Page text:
Pesticides vs. Sweetness and Wings

monarchs

Barbara Kingsolver gave eloquent fictional testimony to the plight of the monarch butterfly in her 2012 novel Flight Behavior, and now the U.S. Fish and Wildlife Service is consider declaring it an endangered species. According to a recent blog in Scientific American,

Populations of the iconic and beloved monarch butterfly (Danaus plexippus plexippus) have dropped an astonishing 96.5 percent over the past few decades, from an estimated 1 billion in the mid-1990s to just 35 million in early 2014. 

Apparently the major cause is the decline of milkweed, often brought about by the rise of herbicide-resistant crops. (These crops survive being sprayed with Monsanto’s Roundup but the milkweed dies.) Other pesticides are also to blame, as is logging and a killer storm in 2002 that killed 500 million monarchs.

Here’s a Scott Bates poem pointing out that we lose more than just butterflies with mass exterminations. We lose a source of spiritual regeneration.

Drawing on the erotic spirituality of Song of Solomon (a.k.a.,  Song of Songs), Bates imagines the butterfly gathering place as a sensual and nurturing womb. We don’t need to go to heaven to find solace for our existential despair. When we open ourselves to nature, we touch the divine:

The Underside of Heaven’s Gates

By Scott Bates

“Blessed is the man that heareth me, Sophia, watching daily at my gates, waiting at the posts of my doors.” –Proverbs 8:34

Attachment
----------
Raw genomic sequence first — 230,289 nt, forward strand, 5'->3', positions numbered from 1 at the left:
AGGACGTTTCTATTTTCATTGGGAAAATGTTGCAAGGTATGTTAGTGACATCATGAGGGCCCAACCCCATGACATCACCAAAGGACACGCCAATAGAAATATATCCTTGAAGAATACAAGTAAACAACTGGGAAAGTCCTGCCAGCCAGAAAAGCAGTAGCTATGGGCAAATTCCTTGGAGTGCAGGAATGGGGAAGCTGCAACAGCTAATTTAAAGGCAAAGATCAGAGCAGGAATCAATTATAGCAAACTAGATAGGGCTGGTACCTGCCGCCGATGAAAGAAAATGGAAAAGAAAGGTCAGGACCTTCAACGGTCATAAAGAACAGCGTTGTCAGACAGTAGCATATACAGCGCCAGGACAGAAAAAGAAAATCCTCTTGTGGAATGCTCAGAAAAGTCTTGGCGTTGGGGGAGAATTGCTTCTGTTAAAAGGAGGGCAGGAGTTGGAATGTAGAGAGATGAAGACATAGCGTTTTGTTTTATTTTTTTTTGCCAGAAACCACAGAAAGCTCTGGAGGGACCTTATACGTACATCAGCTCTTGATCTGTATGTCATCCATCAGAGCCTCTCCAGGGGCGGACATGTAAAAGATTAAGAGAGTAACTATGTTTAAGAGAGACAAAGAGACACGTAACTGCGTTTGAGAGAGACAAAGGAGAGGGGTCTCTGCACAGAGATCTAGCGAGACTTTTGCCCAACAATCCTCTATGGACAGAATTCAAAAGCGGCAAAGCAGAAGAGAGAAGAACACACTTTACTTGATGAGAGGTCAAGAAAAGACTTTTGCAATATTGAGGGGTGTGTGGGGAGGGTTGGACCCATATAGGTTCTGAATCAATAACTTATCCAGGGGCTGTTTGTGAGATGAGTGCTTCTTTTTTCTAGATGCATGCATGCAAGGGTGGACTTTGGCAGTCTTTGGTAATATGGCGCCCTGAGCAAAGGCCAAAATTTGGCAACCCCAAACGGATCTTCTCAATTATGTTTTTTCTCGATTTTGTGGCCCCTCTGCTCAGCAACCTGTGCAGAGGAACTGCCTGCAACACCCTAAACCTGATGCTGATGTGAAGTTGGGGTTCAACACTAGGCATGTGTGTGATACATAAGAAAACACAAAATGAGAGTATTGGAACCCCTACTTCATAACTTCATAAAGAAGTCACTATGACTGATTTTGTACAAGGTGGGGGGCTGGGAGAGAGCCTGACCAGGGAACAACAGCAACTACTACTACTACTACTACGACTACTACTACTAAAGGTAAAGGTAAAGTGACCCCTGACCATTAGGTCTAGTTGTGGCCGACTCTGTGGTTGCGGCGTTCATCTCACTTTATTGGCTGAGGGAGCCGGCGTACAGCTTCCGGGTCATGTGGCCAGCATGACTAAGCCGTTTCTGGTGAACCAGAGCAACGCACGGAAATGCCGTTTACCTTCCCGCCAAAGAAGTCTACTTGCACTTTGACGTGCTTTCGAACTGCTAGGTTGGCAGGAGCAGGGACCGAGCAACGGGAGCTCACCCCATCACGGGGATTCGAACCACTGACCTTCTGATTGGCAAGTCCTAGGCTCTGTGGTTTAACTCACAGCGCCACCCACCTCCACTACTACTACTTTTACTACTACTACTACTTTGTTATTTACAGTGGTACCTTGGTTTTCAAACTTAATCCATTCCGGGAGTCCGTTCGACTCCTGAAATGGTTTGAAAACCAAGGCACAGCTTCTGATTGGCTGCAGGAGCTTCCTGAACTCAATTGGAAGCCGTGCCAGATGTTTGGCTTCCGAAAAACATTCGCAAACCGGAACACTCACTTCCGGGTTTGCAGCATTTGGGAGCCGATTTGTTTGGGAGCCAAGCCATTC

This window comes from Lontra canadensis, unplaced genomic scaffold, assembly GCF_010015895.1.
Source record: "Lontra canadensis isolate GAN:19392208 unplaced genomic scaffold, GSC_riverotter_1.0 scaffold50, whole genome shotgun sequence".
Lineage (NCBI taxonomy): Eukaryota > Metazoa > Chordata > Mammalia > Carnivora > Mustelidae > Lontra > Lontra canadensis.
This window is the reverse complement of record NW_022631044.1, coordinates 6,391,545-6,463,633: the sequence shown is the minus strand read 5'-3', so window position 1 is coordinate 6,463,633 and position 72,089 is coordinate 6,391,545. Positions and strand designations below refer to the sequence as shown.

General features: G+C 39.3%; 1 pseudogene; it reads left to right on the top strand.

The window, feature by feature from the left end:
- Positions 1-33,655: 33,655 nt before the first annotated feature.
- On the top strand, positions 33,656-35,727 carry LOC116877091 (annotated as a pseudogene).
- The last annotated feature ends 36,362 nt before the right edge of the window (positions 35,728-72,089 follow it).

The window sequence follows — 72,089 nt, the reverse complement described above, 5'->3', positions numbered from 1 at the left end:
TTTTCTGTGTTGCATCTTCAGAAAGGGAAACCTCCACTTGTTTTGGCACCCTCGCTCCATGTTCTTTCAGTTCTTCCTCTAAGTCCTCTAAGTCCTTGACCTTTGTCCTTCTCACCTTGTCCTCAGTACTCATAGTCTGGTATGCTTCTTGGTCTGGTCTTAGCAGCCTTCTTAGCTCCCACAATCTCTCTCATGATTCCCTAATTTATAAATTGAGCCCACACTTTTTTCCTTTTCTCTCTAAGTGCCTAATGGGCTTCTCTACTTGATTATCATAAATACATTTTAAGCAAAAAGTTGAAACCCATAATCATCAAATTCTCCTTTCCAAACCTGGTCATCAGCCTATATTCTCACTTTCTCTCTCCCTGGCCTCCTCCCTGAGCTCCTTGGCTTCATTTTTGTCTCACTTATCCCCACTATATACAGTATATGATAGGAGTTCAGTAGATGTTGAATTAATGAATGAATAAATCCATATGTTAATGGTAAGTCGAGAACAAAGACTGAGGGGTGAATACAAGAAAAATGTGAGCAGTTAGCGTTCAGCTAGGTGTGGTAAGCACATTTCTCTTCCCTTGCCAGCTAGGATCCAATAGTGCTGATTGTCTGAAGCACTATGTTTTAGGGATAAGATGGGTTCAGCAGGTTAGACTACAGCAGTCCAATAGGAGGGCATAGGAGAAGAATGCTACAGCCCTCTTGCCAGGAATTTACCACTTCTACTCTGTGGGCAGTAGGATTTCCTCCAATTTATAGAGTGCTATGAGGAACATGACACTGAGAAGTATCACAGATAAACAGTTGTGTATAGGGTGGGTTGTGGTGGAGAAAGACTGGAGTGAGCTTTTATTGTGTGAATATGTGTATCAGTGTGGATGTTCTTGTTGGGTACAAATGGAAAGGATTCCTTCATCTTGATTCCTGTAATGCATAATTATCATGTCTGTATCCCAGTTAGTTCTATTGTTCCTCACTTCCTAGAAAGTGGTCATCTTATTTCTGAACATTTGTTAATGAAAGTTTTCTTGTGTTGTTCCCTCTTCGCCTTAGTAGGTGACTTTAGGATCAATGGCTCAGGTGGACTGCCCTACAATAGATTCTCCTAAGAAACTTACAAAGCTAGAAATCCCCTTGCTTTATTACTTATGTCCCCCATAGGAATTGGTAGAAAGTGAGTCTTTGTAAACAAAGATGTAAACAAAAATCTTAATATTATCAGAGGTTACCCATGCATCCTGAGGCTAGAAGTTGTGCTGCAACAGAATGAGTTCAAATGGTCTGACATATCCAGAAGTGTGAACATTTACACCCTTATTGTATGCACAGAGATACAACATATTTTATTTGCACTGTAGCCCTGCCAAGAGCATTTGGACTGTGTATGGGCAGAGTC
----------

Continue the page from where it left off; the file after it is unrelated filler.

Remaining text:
“Open to me, my sister, my life.” –Song of Solomon 5:2 

Swarms of golden butterflies
pour into the secret gardens of Mexico.

Through the gates and
into the temples
of the Sierra Madre
to sleep like gods,

rocked by the quiet
breathing of the moon.

               I touch
               your wings

Since I’ve raised the issue of precious insects threatened by the irresponsible use of pesticides, this is a good place to mention a progressive action group demanding that Home Depot and Lowe’s remove neonicotinoid pesticides from their shelves. According to Credo Mobilize, last summer 60 thousand bees died when neonicotinoid pesticides were sprayed on linden trees in the Portland, Oregon suburbs. If you’re not worried about hive collapse, you’ve forgotten where your food comes from.

Mary Oliver imagines herself as a bee in her joyous poem “Happiness.” This too is a poem about the healing capacity of nature. Notice how she starts off depressed, thinking of herself as a lumbering bear and “a black block of gloom.” Once she encounters “the honey-house deep as heartwood,” however, she is transformed into “an enormous bee/all sweetness and wings.”

Hold these images in your mind next time you hear about Congress opposing environmental regulations.

Happiness

By Mary Oliver

In the afternoon, I watched
the she bear; she was looking
for the secret bin of sweetness–
honey, that the bees store
in the trees’ soft caves.
Black block of gloom, she climbed down
tree after tree and shuffled on
through the woods.  And then
she found it!  The honey-house deep
as heartwood, and dipped into it
among the swarming bees–honey and comb
she lipped and tongued and scooped out
in her black nails, until

maybe she grew full, or sleepy, or maybe
a little drunk, and sticky
down the rugs of her arms,
and began to hum and sway.
I saw her let go of the branches,
I saw her lift her honeyed muzzle
into the leaves, and her thick arms,
as though she would fly–
an enormous bee
all sweetness and wings–
down into the meadows, the perfection
of honeysuckle and roses and clover–
to float and sleep in the sheer nets
swaying from flower to flower
day after shining day.

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